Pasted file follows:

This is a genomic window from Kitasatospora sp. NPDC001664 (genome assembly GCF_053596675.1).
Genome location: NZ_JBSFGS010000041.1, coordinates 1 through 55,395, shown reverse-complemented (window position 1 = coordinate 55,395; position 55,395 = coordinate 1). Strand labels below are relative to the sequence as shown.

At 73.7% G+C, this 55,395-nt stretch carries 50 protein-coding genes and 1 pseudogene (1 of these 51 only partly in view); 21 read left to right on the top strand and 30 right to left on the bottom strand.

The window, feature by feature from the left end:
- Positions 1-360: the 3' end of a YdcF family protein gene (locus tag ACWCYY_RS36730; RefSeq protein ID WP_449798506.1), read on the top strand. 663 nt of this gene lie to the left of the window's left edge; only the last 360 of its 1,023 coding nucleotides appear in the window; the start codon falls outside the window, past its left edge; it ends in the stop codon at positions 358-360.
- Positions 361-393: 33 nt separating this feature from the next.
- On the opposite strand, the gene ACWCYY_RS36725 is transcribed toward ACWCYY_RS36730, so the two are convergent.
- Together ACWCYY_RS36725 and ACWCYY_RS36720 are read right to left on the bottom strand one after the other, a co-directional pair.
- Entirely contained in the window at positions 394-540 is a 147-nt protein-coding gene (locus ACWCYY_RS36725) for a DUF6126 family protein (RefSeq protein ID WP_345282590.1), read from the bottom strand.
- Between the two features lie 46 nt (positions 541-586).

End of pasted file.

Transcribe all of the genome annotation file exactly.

This is a genomic window from Kitasatospora sp. NPDC001664 (genome assembly GCF_053596675.1).
Genome location: NZ_JBSFGS010000041.1, coordinates 1 through 55,395, shown reverse-complemented (window position 1 = coordinate 55,395; position 55,395 = coordinate 1). Strand labels below are relative to the sequence as shown.

At 73.7% G+C, this 55,395-nt stretch carries 50 protein-coding genes and 1 pseudogene (1 of these 51 only partly in view); 21 read left to right on the top strand and 30 right to left on the bottom strand.

The window, feature by feature from the left end:
- Positions 1-360: the 3' end of a YdcF family protein gene (locus tag ACWCYY_RS36730; RefSeq protein ID WP_449798506.1), read on the top strand. 663 nt of this gene lie to the left of the window's left edge; only the last 360 of its 1,023 coding nucleotides appear in the window; the start codon falls outside the window, past its left edge; it ends in the stop codon at positions 358-360.
- Positions 361-393: 33 nt separating this feature from the next.
- On the opposite strand, the gene ACWCYY_RS36725 is transcribed toward ACWCYY_RS36730, so the two are convergent.
- Together ACWCYY_RS36725 and ACWCYY_RS36720 are read right to left on the bottom strand one after the other, a co-directional pair.
- Entirely contained in the window at positions 394-540 is a 147-nt protein-coding gene (locus ACWCYY_RS36725) for a DUF6126 family protein (RefSeq protein ID WP_345282590.1), read from the bottom strand.
- Between the two features lie 46 nt (positions 541-586).